Boehner warns on unilateral immigration action by Obama

WASHINGTON Thu Jul 31, 2014 1:53pm EDT

Speaker of the House John Boehner (R-OH) speaks to the media on Capitol Hill in Washington July 10, 2014.  REUTERS/Joshua Roberts

Speaker of the House John Boehner (R-OH) speaks to the media on Capitol Hill in Washington July 10, 2014.

Credit: Reuters/Joshua Roberts

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WASHINGTON (Reuters) - House of Representatives Speaker John Boehner said on Thursday that any unilateral steps by President Barack Obama on immigration would make matters worse and add to a "legacy of lawlessness."

"No more unilateral action by the president," Boehner said at a news conference.

"If the president takes these actions, he'll be sealing the deal on his legacy of lawlessness," he said. "He'll be violating the solemn oath he made to the American people on the day of his inauguration."

Boehner said the House planned to vote Thursday on legislation that would stop Obama from expanding his 2012 action to suspend deportations of children brought to the United States before mid-2007 by their parents.

The House has passed legislation that attempted to shut down the 2012 policy, which Republicans link to the influx of children arriving at the southwestern U.S. border with Mexico.

White House spokesman Josh Earnest said earlier in the day that the president is acting on his own because Boehner has refused to put to a vote an immigration reform bill that passed the Senate.

"The question for the president is, are we just going to sort of allow the country to be stuck just because congressional Republicans are blocking everything?" Earnest said in an interview on MSNBC.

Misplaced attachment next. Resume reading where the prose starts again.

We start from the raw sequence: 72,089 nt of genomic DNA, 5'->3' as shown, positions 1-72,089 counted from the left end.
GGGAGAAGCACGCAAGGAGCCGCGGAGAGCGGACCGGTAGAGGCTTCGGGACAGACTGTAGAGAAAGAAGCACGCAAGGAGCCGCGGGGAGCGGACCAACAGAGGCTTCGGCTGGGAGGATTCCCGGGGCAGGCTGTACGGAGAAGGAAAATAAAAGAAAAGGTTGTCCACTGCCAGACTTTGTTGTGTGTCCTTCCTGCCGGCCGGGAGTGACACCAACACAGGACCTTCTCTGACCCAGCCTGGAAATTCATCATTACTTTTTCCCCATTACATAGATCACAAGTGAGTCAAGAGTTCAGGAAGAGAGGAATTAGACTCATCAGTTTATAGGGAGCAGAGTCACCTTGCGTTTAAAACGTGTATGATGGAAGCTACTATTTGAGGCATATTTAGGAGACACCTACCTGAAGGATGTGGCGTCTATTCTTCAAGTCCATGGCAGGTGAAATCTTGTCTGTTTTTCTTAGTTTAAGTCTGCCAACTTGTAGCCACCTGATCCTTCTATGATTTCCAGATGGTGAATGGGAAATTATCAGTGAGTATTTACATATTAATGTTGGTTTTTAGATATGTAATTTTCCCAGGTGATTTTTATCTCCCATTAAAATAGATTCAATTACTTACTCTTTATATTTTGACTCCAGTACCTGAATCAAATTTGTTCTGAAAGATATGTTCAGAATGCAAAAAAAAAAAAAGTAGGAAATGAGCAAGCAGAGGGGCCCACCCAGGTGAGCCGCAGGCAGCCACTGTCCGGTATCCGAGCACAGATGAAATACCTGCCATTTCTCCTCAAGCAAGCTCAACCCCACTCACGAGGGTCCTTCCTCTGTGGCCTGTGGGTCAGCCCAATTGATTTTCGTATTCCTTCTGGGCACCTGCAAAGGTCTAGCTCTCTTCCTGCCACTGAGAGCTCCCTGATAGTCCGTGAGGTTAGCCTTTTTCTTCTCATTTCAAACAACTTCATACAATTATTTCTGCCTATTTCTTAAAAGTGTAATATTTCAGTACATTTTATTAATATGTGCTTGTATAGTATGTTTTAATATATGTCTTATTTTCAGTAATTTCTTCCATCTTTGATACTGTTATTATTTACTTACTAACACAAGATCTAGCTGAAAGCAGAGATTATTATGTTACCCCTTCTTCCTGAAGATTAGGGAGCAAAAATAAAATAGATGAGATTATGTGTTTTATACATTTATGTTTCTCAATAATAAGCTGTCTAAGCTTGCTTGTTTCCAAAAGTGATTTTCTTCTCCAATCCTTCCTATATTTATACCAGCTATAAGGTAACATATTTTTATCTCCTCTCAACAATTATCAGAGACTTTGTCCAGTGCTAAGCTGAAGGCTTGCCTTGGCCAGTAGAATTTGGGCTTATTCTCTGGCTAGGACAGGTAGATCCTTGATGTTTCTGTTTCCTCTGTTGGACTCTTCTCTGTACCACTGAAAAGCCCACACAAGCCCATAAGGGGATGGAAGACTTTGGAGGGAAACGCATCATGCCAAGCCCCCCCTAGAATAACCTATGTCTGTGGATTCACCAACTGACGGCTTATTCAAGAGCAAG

"Or is the president going to use the authority that's vested in the Constitution in the executive branch to try and solve some of the problems that congressional Republicans won't allow the country to try to address?" Earnest said.

The Departments of Justice and Homeland Security are conducting a review to see what steps the president can legally take.

The president has pushed for reform that would create a path to citizenship for the 11 million undocumented immigrants within the United States. The Senate bill had such provisions, but Republicans in the House largely opposed them as amounting to amnesty for people who entered the country illegally.

Faced with an adversarial Congress, Obama has taken a series of unilateral actions to further his agenda. This has led Republicans to say Obama is exceeding the limits of his office. Boehner said Obama's actions were "sacrificing the integrity of our laws on the altar of political opportunism" and should be held accountable.

"The president's support is slipping and he and his party are desperate to motivate their base as we move toward the November elections," Boehner said.

(Reporting by Mark Felsenthal; Editing by Bill Trott and Gunna Dickson)

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Comments (76)
CDN_Rebel wrote:
I think Boehner’s words would carry more weight if the Republicans (or Democrats even) had legislation on these matter ready to bring to a vote… so far they’ve come up with not a damned thing as far as I know. I don’t like Obama making all these executive actions per se, but something needs to be done and the Congress and the Senate have shown themselves to be unequal to the task.

Obama’s approval might be in the 40s, but the Senate is in the teens and Congress is below 10%, so the people *are* speaking, and they’re telling Boehner to get to work bringing legislation to the floor rather than protest votes over and over and over and over and over and over…

Jul 31, 2014 1:08pm EDT  --  Report as abuse
Nothing appears to move on either side of the legislature, but it’s only reported on the Republican controlled House and not the Democrat controlled Senate. Why?

Jul 31, 2014 1:09pm EDT  --  Report as abuse
USAPragmatist wrote:
‘”The president’s support is slipping and he and his party are desperate to motivate their base as we move toward the November elections,” he said.’

News Flash for Mr Boehner, the Presidents approval rating is about 5 times Congress’s. Maybe that is because at least he is trying to do his job, Congress does not even look like they are trying, as an example who in the private sector(or in a goverment job for that matter) could take a 5 week vacation without even attempting to fix the myriad of problems facing our country. And to top it off, they go after President Obama for doing his job, really sad what the right has become.

Jul 31, 2014 1:09pm EDT  --  Report as abuse
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